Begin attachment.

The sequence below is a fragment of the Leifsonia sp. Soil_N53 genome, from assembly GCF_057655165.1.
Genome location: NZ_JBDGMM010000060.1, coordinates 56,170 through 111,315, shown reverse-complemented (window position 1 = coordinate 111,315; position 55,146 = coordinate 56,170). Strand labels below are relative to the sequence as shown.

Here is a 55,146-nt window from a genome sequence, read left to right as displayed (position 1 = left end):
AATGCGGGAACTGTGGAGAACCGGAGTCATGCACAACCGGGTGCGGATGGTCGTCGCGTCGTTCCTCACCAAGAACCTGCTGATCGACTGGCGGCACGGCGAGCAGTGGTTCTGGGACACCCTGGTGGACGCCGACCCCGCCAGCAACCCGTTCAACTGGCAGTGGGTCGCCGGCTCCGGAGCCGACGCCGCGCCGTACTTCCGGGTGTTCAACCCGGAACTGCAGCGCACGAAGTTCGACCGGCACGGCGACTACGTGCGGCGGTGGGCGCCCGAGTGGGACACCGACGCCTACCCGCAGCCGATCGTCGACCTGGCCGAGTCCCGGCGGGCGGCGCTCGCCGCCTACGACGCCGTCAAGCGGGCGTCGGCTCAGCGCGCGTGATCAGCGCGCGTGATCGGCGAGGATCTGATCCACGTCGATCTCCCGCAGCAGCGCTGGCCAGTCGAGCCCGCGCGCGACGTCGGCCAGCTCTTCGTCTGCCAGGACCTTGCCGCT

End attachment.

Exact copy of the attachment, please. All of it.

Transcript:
The sequence below is a fragment of the Leifsonia sp. Soil_N53 genome, from assembly GCF_057655165.1.
Genome location: NZ_JBDGMM010000060.1, coordinates 56,170 through 111,315, shown reverse-complemented (window position 1 = coordinate 111,315; position 55,146 = coordinate 56,170). Strand labels below are relative to the sequence as shown.

Here is a 55,146-nt window from a genome sequence, read left to right as displayed (position 1 = left end):
AATGCGGGAACTGTGGAGAACCGGAGTCATGCACAACCGGGTGCGGATGGTCGTCGCGTCGTTCCTCACCAAGAACCTGCTGATCGACTGGCGGCACGGCGAGCAGTGGTTCTGGGACACCCTGGTGGACGCCGACCCCGCCAGCAACCCGTTCAACTGGCAGTGGGTCGCCGGCTCCGGAGCCGACGCCGCGCCGTACTTCCGGGTGTTCAACCCGGAACTGCAGCGCACGAAGTTCGACCGGCACGGCGACTACGTGCGGCGGTGGGCGCCCGAGTGGGACACCGACGCCTACCCGCAGCCGATCGTCGACCTGGCCGAGTCCCGGCGGGCGGCGCTCGCCGCCTACGACGCCGTCAAGCGGGCGTCGGCTCAGCGCGCGTGATCAGCGCGCGTGATCGGCGAGGATCTGATCCACGTCGATCTCCCGCAGCAGCGCTGGCCAGTCGAGCCCGCGCGCGACGTCGGCCAGCTCTTCGTCTGCCAGGACCTTGCCGCT